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Tuesday, June 19, 2007

Whence goeth the self?

So, I'm watching Oprah - uh, no comments/laughter/snickering/etc, please...It's a re-run, "Oprah's Bad Hair Day" (2005), and this lady is getting a makeover. I must confess, she looks fantastic after the makeover, and from the initial picture I truly did not see any possible hope.

What happened?

It seems that the makeover artist was able to tap into something authentic and genuine about the subject. It was more than simply a matter of now being "in style", rather, she was now more herself. Authenticity.

Interestingly enough she now has the opportunity to grow as an authentic person. Looking better and more genuine will affect the way people see and perceive her and interact with her. She can now develop, if she would so choose, into someone more real.

Is all of this psycho-babble? Have I been Oprahized?


What really fascinates me, however, is the issue of authenticity. I am also fascinated by how people can become more or less authentic over time. That something as superficial and trivial as how we look can affect our personal authenticity. Being authentic is not a one time deal. It is a process. It is connected with our experience of interaction with others and with ourselves through the moments of time. Time is a key element in this (crf. Heidegger). We must think in terms of process.

Augustine made an interesting connection between the self and God: You have made us for yourself and our hearts are restless until they find their rest in you.

We could examine the above quotation ceaselessly for hours on end and still find ourselves thirsty for more, but I bring Augustine into Oprah's studio for sake of suggesting the simple logical connection between the self and God: If we were created for God then authenticity will only be achieved through the Encounter with the Theos.

I hestitate with the Augustine connection because in many ways it seems completely worthless. After all, this idea has been completely butchered by 20th century pop-evangelism. I think we need to wait another hundred years or so before serious discussion can begin - until the corroding, pseudo-Christian elements have been flushed from the culture.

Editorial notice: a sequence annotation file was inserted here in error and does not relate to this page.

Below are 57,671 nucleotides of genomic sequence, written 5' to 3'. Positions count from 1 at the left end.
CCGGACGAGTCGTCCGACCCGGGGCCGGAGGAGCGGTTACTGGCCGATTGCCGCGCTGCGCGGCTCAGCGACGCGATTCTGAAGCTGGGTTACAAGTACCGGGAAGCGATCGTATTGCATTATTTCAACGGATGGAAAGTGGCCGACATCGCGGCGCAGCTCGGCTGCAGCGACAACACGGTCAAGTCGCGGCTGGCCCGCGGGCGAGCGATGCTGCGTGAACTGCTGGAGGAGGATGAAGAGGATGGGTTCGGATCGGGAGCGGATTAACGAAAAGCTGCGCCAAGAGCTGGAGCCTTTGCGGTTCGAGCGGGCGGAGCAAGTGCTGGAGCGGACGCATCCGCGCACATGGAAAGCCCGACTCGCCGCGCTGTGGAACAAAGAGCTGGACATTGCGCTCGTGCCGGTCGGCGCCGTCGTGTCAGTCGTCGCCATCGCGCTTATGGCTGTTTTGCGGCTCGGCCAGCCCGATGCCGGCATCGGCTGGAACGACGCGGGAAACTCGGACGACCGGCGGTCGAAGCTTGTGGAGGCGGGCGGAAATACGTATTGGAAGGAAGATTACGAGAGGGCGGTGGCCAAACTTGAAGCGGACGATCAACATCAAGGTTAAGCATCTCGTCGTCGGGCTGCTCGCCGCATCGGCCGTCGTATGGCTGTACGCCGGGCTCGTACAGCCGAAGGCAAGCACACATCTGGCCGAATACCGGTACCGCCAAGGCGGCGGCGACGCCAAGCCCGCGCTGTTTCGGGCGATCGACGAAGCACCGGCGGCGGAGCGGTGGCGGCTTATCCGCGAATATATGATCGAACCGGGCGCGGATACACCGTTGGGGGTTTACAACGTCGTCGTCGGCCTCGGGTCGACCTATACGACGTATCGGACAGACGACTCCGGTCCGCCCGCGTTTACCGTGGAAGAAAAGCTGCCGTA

Encounter and authenticity was cheapened. In short, the process of the self was removed from the equation and in its place was substituted a generic theology of "mankind." But Augustine realized this truth personally. In our haste to make converts we lost touch with the individual. We lost touch with the struggle and the angst that is so evident in Augustine's life - the process that made Augustine genuine. We decided that it was too much trouble to truly take care with the self, like the care of the artistic stylist from Oprah's studio who took the time to draw out the real person - that real person who had been allowed herself to develop a confused/cheapened/unauthentic external appearance that did not resonate with her true self.

I think we developed templates and we got sloppy. It became one-size-fits-all.

Did we gain the whole world and lose our souls, only to find out that in the end we also lost the world?


Melody said...

I like your Augustine quote...so much more elequent than the donut man ("Life without Jesus, is like a donut, like a donut, like a donut, there's a whole the in the middle of my heart" something like that).

Ok...obviously too little sleep this morning.

Jonathan Erdman said...

Indeed.....perhaps we need a little coffee with that donut....I know I sure do.

Melody said...

Mmm, yeah, I already had two starbucks double shots...

Jonathan Erdman said...

I think that in the Oprah photo shown above the count is closer to four or five Starbucks double shots.

Melody said...

Limit double shot intake...duly noted.

samlcarr said...

Jon, some important distinctions in this post. Most interesting!
Authenticity, is it just encounter, or does the response also matter?

Jonathan Erdman said...

I would say that response matters as well because an authentic life is a life-long process. As such it is both Encounter and response. You ask a good question because sometimes as Evangelicals we base our Christianity on a past Encounter that may have taken place 20+ years ago. We say we are Christians because of a faith commitment that took place in the past. There is a place for this, but I think the greater emphasis should be on whether I am open and being exposed to Christ in the present.